July 26, 2017, 2:40 am
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Former DA Region 7 director walks on corruption raps

THE Sandiganbayan has junked the government’s attempt to revive graft charges it filed last year against former Department of Agriculture Regional Field Unit 7 executive director Eduardo B. Lecciones Jr.

In a resolution dated April 20, the anti-graft court’s Fifth Division affirmed its March 6, 2017 ruling that ordered the cases against Lecciones dismissed because it violated his right to speedy disposition of his cases.

“The consideration of the circumstances is precisely …to determine if there has been a violation of the accused’s right. After examining such factors, the Court found that there was an inordinate delay that was capricious, vexatious, and oppressive,” the Sandiganbayan said.

Lecciones was named co-defendant of former Cebu Reps. Antonio V. Cuenco and Antonio P. Yapha Jr. in two graft charges alleging misuse of the former lawmaker’s Priority Development Assistance Fund (PDAF) allocations in 2004 totaling P6 million.

The Ombudsman said the lawmakers were direct participants in a fraudulent transaction because they endorsed an “ineligible and unqualified non-government organization” – the Kasosyo Foundation Inc. - to implement their farmer-assistance projects.

Without undergoing the required public bidding, the NGO cornered the projects for the distribution of farm inputs in the form of 4,000 bottles of liquid fertilizer purchased at P1,500 per bottle that graft investigators and government auditors said were grossly overpriced.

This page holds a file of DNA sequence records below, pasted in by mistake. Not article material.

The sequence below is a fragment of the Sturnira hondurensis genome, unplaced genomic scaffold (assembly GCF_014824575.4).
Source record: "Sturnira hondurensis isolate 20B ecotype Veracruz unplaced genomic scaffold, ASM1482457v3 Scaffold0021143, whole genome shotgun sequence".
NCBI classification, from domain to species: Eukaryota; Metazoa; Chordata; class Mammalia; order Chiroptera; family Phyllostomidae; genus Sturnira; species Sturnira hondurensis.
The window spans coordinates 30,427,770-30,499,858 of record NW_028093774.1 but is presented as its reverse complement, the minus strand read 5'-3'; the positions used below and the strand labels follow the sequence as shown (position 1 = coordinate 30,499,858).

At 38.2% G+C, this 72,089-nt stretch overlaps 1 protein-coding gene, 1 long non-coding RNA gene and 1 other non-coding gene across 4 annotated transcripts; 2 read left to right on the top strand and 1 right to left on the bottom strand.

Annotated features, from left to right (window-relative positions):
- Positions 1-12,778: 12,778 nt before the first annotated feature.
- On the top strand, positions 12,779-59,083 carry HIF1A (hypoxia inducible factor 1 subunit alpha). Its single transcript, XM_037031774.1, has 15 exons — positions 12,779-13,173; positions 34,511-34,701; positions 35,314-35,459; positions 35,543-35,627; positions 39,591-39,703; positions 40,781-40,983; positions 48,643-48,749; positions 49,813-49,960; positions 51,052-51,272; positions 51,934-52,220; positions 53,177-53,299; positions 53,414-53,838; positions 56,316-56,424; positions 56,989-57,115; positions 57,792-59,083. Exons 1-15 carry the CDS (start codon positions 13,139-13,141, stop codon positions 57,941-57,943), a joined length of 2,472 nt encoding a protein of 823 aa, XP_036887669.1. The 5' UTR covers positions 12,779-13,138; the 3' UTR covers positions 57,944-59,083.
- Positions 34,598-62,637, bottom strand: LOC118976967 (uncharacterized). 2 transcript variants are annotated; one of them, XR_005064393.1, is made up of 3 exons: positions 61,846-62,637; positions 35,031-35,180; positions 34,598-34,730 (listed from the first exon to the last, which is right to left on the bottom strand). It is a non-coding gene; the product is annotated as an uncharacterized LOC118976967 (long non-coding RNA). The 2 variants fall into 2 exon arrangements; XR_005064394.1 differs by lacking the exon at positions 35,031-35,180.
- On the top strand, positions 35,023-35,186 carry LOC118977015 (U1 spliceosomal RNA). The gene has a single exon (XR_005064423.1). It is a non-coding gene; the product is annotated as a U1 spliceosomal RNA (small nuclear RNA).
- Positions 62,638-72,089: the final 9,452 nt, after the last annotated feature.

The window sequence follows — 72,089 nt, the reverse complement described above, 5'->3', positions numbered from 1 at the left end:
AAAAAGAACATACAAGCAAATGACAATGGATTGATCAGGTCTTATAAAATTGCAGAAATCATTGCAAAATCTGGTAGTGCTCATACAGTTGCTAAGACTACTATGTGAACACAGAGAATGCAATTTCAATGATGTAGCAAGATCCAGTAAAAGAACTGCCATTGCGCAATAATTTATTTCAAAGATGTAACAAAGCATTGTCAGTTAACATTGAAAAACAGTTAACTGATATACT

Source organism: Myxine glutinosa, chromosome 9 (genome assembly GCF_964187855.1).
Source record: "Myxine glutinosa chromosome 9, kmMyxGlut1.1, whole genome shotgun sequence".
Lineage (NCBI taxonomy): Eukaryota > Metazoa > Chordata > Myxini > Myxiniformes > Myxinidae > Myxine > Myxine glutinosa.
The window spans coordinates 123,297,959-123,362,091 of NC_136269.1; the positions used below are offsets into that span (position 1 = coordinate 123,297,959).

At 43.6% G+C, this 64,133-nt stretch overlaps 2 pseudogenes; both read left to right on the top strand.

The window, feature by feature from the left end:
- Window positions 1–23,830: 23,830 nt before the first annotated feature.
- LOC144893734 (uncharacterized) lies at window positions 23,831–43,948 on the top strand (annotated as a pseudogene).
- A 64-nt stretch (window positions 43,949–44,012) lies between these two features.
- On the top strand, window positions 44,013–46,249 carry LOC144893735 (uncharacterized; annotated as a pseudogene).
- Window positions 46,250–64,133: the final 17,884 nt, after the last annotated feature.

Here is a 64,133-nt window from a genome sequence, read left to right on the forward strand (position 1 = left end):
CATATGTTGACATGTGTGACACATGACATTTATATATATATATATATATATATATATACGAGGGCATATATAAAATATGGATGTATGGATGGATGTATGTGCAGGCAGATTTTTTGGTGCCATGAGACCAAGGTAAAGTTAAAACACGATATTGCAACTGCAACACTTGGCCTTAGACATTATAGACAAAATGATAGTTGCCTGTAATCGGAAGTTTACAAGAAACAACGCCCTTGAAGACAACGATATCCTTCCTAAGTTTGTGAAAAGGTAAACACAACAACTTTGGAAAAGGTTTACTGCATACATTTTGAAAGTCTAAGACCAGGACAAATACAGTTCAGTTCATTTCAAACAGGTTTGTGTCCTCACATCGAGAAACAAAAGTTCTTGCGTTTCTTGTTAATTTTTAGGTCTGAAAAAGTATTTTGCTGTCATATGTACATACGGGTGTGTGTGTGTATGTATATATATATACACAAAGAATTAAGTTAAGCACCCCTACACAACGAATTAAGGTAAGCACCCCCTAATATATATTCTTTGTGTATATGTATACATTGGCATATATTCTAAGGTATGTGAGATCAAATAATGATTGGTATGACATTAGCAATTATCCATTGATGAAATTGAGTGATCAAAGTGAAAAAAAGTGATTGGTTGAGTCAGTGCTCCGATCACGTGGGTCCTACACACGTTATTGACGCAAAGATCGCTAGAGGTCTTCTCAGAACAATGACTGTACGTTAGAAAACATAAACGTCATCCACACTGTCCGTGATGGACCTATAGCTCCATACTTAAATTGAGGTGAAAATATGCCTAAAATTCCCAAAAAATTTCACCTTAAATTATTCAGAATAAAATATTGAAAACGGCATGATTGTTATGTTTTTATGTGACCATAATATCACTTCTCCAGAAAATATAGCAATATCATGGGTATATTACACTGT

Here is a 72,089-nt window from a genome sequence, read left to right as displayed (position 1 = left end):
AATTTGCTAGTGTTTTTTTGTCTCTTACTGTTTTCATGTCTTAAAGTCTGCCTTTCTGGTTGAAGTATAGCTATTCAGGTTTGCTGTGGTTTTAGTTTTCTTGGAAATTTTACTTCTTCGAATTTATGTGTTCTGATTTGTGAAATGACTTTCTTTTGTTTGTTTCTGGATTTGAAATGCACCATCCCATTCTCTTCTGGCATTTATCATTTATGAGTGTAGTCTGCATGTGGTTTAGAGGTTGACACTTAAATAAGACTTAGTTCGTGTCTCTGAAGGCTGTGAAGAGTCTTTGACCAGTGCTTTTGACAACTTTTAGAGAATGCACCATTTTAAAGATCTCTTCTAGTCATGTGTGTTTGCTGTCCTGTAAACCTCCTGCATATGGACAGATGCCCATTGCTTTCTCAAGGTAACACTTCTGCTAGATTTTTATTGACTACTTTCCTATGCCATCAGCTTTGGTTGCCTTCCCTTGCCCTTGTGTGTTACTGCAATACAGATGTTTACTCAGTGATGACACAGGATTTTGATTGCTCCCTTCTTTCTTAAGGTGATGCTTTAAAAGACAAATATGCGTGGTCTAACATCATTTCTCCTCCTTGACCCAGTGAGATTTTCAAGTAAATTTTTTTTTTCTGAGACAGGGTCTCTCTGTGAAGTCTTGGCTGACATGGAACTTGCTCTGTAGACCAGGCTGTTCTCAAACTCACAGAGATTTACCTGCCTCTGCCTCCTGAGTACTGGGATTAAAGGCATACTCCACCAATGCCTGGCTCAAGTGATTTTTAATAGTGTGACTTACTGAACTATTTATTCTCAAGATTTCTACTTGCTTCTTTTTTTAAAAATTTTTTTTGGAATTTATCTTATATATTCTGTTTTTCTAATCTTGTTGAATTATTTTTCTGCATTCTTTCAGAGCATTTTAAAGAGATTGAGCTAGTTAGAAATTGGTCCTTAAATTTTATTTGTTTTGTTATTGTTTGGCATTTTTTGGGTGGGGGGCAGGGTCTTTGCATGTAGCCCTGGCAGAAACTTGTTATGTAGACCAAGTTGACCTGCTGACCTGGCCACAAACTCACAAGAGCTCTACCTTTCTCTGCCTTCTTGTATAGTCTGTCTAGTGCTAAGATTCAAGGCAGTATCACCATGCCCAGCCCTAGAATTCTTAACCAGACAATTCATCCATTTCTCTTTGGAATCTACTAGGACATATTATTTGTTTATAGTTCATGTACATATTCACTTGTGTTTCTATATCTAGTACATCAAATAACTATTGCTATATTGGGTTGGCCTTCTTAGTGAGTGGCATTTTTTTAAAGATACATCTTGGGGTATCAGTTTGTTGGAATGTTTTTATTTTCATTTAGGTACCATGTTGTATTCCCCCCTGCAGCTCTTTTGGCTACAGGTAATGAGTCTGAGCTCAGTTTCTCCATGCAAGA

The cases, however, did not even go to trial after the court granted the defendant’s motions to dismiss, citing the failure of the Ombudsman to conclude its investigations within a reasonable time, noting that the it took 10 years and six months from the time the fact-finding investigation started in February 2006 to the filing of the information before the court on August 24, 2016.

The Sandiganbayan found merit in the defense’s argument that at their advanced age, none of the three defendants can reasonably be expected to put up a proper defense.

Yapha is already 79 years old, Cuenco is 80, while Lecciones is 73, having retired from government service eight years ago when he turned 65.

“Advanced age is a circumstance that is considered in (determining) prejudice to the accused. It appears that accused Lecciones is also at an advanced age. Considering the length of time this case took, the difficulty of mounting a proper defense, based on accurate recollection of events and possession of relevant evidence, is an evident reality,” the court said. 
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